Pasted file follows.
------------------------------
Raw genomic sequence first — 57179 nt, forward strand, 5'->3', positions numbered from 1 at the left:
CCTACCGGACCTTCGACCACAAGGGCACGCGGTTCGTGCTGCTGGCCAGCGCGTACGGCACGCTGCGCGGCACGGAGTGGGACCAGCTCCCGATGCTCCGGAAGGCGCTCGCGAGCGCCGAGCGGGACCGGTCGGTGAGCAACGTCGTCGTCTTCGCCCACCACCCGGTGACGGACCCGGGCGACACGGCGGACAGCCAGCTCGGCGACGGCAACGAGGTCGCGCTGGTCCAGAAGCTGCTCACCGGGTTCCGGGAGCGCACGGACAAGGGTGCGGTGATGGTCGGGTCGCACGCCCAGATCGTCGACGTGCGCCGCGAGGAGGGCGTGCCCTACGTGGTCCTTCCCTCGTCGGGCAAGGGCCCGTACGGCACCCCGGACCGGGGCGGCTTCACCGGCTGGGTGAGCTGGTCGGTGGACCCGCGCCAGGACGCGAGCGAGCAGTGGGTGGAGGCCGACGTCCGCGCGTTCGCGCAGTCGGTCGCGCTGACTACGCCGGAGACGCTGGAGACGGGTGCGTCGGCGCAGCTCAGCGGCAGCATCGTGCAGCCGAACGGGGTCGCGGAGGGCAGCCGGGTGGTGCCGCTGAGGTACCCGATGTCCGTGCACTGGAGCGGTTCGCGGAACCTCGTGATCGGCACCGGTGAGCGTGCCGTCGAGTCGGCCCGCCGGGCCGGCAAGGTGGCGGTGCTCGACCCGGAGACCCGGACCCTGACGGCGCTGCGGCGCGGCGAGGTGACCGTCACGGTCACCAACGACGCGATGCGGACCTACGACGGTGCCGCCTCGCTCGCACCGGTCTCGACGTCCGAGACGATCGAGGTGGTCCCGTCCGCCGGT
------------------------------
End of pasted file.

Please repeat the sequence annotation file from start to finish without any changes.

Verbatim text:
Raw genomic sequence first — 57179 nt, forward strand, 5'->3', positions numbered from 1 at the left:
CCTACCGGACCTTCGACCACAAGGGCACGCGGTTCGTGCTGCTGGCCAGCGCGTACGGCACGCTGCGCGGCACGGAGTGGGACCAGCTCCCGATGCTCCGGAAGGCGCTCGCGAGCGCCGAGCGGGACCGGTCGGTGAGCAACGTCGTCGTCTTCGCCCACCACCCGGTGACGGACCCGGGCGACACGGCGGACAGCCAGCTCGGCGACGGCAACGAGGTCGCGCTGGTCCAGAAGCTGCTCACCGGGTTCCGGGAGCGCACGGACAAGGGTGCGGTGATGGTCGGGTCGCACGCCCAGATCGTCGACGTGCGCCGCGAGGAGGGCGTGCCCTACGTGGTCCTTCCCTCGTCGGGCAAGGGCCCGTACGGCACCCCGGACCGGGGCGGCTTCACCGGCTGGGTGAGCTGGTCGGTGGACCCGCGCCAGGACGCGAGCGAGCAGTGGGTGGAGGCCGACGTCCGCGCGTTCGCGCAGTCGGTCGCGCTGACTACGCCGGAGACGCTGGAGACGGGTGCGTCGGCGCAGCTCAGCGGCAGCATCGTGCAGCCGAACGGGGTCGCGGAGGGCAGCCGGGTGGTGCCGCTGAGGTACCCGATGTCCGTGCACTGGAGCGGTTCGCGGAACCTCGTGATCGGCACCGGTGAGCGTGCCGTCGAGTCGGCCCGCCGGGCCGGCAAGGTGGCGGTGCTCGACCCGGAGACCCGGACCCTGACGGCGCTGCGGCGCGGCGAGGTGACCGTCACGGTCACCAACGACGCGATGCGGACCTACGACGGTGCCGCCTCGCTCGCACCGGTCTCGACGTCCGAGACGATCGAGGTGGTCCCGTCCGCCGGT